Singer Wang Leehom’s marriage scandal sheds light on protection of ‘desperate housewives’
Published: Dec 19, 2021 10:54 PM
Chinese-American singer-songwriter Wang Leehom (right) and his ex-wife Li Jinglei Photo: VCG

Chinese-American singer-songwriter Wang Leehom (right) and his ex-wife Lee Jinglei Photo: VCG

A "bloody" long letter accusing Chinese-American singer-songwriter Wang Leehom - who has been popular as a high-quality idol - of having extramarital affairs, soliciting prostitutes and emotionally abusing his ex-wife once again cast a public spotlight on the unethical behavior of Chinese celebrities. But this time, it is more than that. 

The letter, written by Wang's ex-wife Lee Jinglei, touched most netizens with its clear logic, eloquent sentences and high degree of empathy. Many netizens said no wonder she could write such a convincing letter as she was a typical "straight A student" in China. 

The spats, twists and tragic marriage of this couple pointed to a more thought-provoking issue: the "desperate" situation of housewives.

Media reports said Lee got her bachelor's degree at Princeton University and postgraduate degree at Columbia University in the US. After graduation, she became an analyst at J.P. Morgan and won a huge promotion in two years. 

However, such a smart woman quit her high-paid job, became a housewife and gave birth to three children in five years after marrying Wang, who is 10 years older, when she was 27. In the letter, she describes her eight-year life of roles as a "wife, mother, babysitter, driver and assistant" who was devoted to taking care of her children 24 hours a day. It is "no time off, no pay." 

As Lee claimed in her letter, her story indeed sounded a timely alert to other women in China. Several women's rights advocates told the Global Times that despite the rise in the chances of Chinese women being educated and participating in the workplace, it is still hard to reverse society's stereotype that it is a woman's job to take care of the family.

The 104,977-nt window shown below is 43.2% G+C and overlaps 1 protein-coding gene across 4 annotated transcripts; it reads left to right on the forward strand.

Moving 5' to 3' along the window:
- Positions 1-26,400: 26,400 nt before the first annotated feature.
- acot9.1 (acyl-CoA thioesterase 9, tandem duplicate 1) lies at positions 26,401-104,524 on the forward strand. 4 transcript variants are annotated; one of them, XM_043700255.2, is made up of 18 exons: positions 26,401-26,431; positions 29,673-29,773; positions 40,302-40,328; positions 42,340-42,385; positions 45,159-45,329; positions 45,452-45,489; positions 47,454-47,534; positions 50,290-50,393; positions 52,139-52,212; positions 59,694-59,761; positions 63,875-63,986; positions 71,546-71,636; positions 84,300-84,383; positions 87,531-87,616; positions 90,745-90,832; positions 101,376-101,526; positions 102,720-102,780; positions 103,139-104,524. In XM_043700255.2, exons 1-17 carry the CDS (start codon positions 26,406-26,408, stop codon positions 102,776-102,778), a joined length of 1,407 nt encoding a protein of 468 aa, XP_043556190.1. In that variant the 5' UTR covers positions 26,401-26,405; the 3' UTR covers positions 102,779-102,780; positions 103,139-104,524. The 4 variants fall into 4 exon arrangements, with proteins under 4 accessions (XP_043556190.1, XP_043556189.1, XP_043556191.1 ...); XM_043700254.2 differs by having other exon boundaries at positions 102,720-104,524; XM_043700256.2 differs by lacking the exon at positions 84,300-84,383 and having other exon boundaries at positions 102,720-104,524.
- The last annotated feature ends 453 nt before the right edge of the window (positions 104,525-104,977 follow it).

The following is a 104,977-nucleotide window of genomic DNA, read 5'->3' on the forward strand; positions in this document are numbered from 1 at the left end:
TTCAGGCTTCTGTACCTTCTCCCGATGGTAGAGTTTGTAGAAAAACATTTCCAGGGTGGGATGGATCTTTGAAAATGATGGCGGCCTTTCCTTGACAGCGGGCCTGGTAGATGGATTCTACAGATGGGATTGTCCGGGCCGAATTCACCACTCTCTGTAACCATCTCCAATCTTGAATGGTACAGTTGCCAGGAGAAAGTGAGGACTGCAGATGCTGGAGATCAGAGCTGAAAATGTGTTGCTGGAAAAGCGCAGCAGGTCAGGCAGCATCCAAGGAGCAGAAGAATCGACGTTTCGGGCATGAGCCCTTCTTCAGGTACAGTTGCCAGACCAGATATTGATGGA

They said Lee's case is a bitter lesson for many Chinese women who are ready to give up their career for their family, and society should do more to recognize and compensate women for work they perform at home.  

In the latest developments on the brawl, Wang's father Wang Ta-chung issued a handwritten defense of Leehom, claiming that Lee had used pregnancy to force his son into marriage. Lee argued back with detailed evidence on Sunday morning and asked Leehom to apologize or else she would take legal action against both. 

Wang responded on his Sina Weibo account on Sunday night, clarifying that he had been living under the shadow of horror, blackmail and threat for almost six years until they separated. Wang said they were seeing therapists but failed to solve their problems. He denied being unfaithful to his wife and said that he finally compromised to Lee's demands by giving her 150 million yuan and additional life expenses.

Lee's fight also drew netizens from the Chinese mainland and the island of Taiwan together, with both throwing their support behind Lee, urging Leehom to take responsibility for his misdeeds and demanding compensation for Lee's time as a "full-time housewife." 

A commentary published by China Women's News on Sunday said "it is a personal choice to be a full-time housewife, but it is still the safest choice for women to participate in the workplace and retain their competitiveness."

If a woman chooses to leave the workplace, it is unclear whether she could maintain financial and psychological independence, whether she could get enough respect from taking care of the house, whether she could feel security and equality in the family, whether she could be protected when she got hurt, and whether she could have a chance to return to the workplace.

It will also depend on the continuous improvement of the social security system and the progress of gender civilization in society, the newspaper said. 

In February, a divorce court in Beijing ordered a husband to pay his wife more than 50,000 yuan ($7,700) in compensation for the housework she performed during five years of marriage. This ruling was hailed as a landmark decision that gender quality advocates hope will lead to greater protection for women in China.